Do you have a COVID dog? It’s time to drop the excuse and start training – the Durango Herald

Recently I saw a dog walk away from a woman who was trying to say hello. The dog’s owner apologized and said the dog was a COVID puppy. This is a new sentence implying that the dog is having behavioral problems. These problems can range from fear and anxiety to dogs who act aggressively or to those who simply don’t have good manners. But just because you ended up with a dog during the pandemic doesn’t mean that dog must have behavioral issues their entire life.

We have always faced the same animal welfare issues. Two-thirds of dogs that enter the system are under-socialized and lack the skills to deal with the world. Fortunately, we have a formula to help them.

While the formula will change depending on the dog and the particular issues present, there are three common things everyone with a COVID dog can do to help their puppy. The first is exposure. It is essential to expose your puppy to the world in a safe and non-chaotic environment where he can watch without having to react or participate.

It can be indoors or outdoors, but the dog should feel secure enough to eat a delicious treat (if he doesn’t, he needs more space). This step involves a lot of downtime for the human, but it is crucial for the dog to understand and understand that he does not need to react or even get involved in the things that are going on around him. . It is imperative to protect your puppy from everything and everyone during this step.

The second thing to do is to equip your dog with a coping mechanism. Then teach them to use this strategy whenever things get uncomfortable for them. Fetching a ball works great for barking dogs. Dogs who bite should be taught to go to the leg of their people or to lie down nearby. Try attaching a toy to your dog’s collar so that it is always within reach.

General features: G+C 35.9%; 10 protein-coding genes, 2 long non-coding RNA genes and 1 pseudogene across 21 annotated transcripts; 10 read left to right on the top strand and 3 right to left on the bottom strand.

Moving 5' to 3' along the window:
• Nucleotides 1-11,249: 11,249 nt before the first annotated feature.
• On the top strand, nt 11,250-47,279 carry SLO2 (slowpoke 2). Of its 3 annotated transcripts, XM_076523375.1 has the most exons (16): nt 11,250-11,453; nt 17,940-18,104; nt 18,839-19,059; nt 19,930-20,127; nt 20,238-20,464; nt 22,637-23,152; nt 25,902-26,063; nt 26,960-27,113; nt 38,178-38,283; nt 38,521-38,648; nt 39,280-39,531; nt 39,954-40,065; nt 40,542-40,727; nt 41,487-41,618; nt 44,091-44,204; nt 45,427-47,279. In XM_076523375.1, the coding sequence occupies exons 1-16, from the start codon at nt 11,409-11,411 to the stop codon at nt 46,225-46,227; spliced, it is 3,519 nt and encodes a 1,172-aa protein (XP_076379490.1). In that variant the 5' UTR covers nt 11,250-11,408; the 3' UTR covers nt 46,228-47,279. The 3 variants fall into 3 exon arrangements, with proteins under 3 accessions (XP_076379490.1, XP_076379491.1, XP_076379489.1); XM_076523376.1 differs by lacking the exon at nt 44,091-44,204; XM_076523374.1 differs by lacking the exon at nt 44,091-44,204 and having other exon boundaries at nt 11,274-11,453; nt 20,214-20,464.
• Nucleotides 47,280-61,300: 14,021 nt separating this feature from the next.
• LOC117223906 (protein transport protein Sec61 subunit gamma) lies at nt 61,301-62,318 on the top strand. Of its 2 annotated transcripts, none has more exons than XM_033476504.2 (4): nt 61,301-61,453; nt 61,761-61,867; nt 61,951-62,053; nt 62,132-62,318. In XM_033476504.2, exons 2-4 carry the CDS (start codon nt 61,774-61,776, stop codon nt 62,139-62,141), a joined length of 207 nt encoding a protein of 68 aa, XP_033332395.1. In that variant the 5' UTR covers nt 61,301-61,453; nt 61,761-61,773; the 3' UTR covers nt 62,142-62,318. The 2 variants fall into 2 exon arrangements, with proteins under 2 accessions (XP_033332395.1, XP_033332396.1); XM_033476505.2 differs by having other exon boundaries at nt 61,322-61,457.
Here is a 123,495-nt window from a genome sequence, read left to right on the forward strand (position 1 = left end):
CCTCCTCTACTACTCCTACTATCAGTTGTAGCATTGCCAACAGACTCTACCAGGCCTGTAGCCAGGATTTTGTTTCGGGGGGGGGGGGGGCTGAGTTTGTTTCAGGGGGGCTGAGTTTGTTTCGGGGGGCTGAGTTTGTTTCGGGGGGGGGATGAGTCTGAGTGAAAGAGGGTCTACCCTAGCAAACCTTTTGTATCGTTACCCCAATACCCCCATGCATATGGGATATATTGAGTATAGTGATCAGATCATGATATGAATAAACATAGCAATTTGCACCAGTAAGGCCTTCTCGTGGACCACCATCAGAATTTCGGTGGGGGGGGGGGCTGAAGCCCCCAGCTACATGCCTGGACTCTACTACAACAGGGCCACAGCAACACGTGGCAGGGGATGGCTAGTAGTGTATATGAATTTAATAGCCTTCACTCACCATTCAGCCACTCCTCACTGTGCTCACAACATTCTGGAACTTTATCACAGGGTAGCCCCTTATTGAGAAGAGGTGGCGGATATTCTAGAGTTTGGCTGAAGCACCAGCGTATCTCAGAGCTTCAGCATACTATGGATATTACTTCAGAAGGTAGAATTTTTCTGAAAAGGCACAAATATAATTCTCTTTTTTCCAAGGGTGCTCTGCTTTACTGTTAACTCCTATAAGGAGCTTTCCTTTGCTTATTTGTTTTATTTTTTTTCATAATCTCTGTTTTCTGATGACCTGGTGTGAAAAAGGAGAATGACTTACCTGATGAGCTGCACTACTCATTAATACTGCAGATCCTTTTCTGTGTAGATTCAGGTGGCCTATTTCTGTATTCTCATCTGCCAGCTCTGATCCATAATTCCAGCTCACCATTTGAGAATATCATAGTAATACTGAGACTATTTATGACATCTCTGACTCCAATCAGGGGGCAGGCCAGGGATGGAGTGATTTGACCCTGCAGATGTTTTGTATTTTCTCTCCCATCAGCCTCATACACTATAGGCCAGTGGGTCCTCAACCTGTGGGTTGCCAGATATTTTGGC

The last is to encourage curiosity. I like to see a curious dog. This means that they are comfortable enough to explore and enjoy their surroundings. Let your dog smell anything and everything. Don’t let them be rude, but let them engage without being worried or getting yelled at. No dog has ever died smelling the smell of a litter box, toilet or garbage can. Relax and let them engage in their world in their own way.

Dogs who have missed their socialization period can have behavioral issues and challenges. It can shrink the dog world – we don’t bring rude dogs to places or let them explore if we don’t trust them. It also requires you to supervise your puppy at all times. Instead, equip yourself and your dog with the skills to be successful and maybe even excel in life so there is no need for excuses.

Marcy Eckhardt is Director of the PranaDOGS Behavior & Rehab Center and Canine Behavior Coach at La Plata County Humane Society. Contact her at [email protected]

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